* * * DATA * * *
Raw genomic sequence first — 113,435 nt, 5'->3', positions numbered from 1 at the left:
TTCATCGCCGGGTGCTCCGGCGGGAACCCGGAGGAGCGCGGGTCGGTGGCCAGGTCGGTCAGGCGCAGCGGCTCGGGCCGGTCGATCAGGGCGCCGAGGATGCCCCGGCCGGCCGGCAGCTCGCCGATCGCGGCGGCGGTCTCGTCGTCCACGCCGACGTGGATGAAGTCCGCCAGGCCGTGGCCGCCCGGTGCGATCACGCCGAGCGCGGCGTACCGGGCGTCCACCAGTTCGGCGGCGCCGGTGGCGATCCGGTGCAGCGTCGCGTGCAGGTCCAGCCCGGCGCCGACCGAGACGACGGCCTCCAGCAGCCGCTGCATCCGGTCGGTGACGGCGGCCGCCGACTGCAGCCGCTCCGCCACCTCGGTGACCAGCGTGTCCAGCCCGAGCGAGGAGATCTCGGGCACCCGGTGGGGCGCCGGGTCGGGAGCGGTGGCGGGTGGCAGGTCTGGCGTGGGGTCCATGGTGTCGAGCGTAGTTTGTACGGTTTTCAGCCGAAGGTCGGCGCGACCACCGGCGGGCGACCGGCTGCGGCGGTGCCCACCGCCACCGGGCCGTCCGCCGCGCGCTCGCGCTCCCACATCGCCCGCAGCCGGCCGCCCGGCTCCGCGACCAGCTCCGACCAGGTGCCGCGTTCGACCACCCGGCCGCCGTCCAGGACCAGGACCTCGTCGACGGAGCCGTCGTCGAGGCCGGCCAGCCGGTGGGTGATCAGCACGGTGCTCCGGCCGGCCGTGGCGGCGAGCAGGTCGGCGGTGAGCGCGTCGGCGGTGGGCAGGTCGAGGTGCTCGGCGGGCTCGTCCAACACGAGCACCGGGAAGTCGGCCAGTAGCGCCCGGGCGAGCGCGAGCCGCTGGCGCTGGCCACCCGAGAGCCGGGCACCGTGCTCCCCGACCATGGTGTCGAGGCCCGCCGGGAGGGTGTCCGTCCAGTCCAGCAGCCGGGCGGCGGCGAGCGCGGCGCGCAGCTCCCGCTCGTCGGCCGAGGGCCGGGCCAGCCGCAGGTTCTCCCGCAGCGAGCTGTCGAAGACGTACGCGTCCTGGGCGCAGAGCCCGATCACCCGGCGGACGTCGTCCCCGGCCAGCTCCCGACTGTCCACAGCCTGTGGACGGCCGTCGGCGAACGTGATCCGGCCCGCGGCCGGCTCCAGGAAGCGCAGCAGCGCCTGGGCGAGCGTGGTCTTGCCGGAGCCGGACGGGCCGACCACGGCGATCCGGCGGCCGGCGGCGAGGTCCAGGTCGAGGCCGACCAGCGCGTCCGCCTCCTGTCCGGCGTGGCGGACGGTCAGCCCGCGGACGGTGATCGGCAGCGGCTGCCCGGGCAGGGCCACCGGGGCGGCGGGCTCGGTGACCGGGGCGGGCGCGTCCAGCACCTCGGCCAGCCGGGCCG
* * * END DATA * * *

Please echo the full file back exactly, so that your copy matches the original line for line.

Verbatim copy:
Raw genomic sequence first — 113,435 nt, 5'->3', positions numbered from 1 at the left:
TTCATCGCCGGGTGCTCCGGCGGGAACCCGGAGGAGCGCGGGTCGGTGGCCAGGTCGGTCAGGCGCAGCGGCTCGGGCCGGTCGATCAGGGCGCCGAGGATGCCCCGGCCGGCCGGCAGCTCGCCGATCGCGGCGGCGGTCTCGTCGTCCACGCCGACGTGGATGAAGTCCGCCAGGCCGTGGCCGCCCGGTGCGATCACGCCGAGCGCGGCGTACCGGGCGTCCACCAGTTCGGCGGCGCCGGTGGCGATCCGGTGCAGCGTCGCGTGCAGGTCCAGCCCGGCGCCGACCGAGACGACGGCCTCCAGCAGCCGCTGCATCCGGTCGGTGACGGCGGCCGCCGACTGCAGCCGCTCCGCCACCTCGGTGACCAGCGTGTCCAGCCCGAGCGAGGAGATCTCGGGCACCCGGTGGGGCGCCGGGTCGGGAGCGGTGGCGGGTGGCAGGTCTGGCGTGGGGTCCATGGTGTCGAGCGTAGTTTGTACGGTTTTCAGCCGAAGGTCGGCGCGACCACCGGCGGGCGACCGGCTGCGGCGGTGCCCACCGCCACCGGGCCGTCCGCCGCGCGCTCGCGCTCCCACATCGCCCGCAGCCGGCCGCCCGGCTCCGCGACCAGCTCCGACCAGGTGCCGCGTTCGACCACCCGGCCGCCGTCCAGGACCAGGACCTCGTCGACGGAGCCGTCGTCGAGGCCGGCCAGCCGGTGGGTGATCAGCACGGTGCTCCGGCCGGCCGTGGCGGCGAGCAGGTCGGCGGTGAGCGCGTCGGCGGTGGGCAGGTCGAGGTGCTCGGCGGGCTCGTCCAACACGAGCACCGGGAAGTCGGCCAGTAGCGCCCGGGCGAGCGCGAGCCGCTGGCGCTGGCCACCCGAGAGCCGGGCACCGTGCTCCCCGACCATGGTGTCGAGGCCCGCCGGGAGGGTGTCCGTCCAGTCCAGCAGCCGGGCGGCGGCGAGCGCGGCGCGCAGCTCCCGCTCGTCGGCCGAGGGCCGGGCCAGCCGCAGGTTCTCCCGCAGCGAGCTGTCGAAGACGTACGCGTCCTGGGCGCAGAGCCCGATCACCCGGCGGACGTCGTCCCCGGCCAGCTCCCGACTGTCCACAGCCTGTGGACGGCCGTCGGCGAACGTGATCCGGCCCGCGGCCGGCTCCAGGAAGCGCAGCAGCGCCTGGGCGAGCGTGGTCTTGCCGGAGCCGGACGGGCCGACCACGGCGATCCGGCGGCCGGCGGCGAGGTCCAGGTCGAGGCCGACCAGCGCGTCCGCCTCCTGTCCGGCGTGGCGGACGGTCAGCCCGCGGACGGTGATCGGCAGCGGCTGCCCGGGCAGGGCCACCGGGGCGGCGGGCTCGGTGACCGGGGCGGGCGCGTCCAGCACCTCGGCCAGCCGGGCCG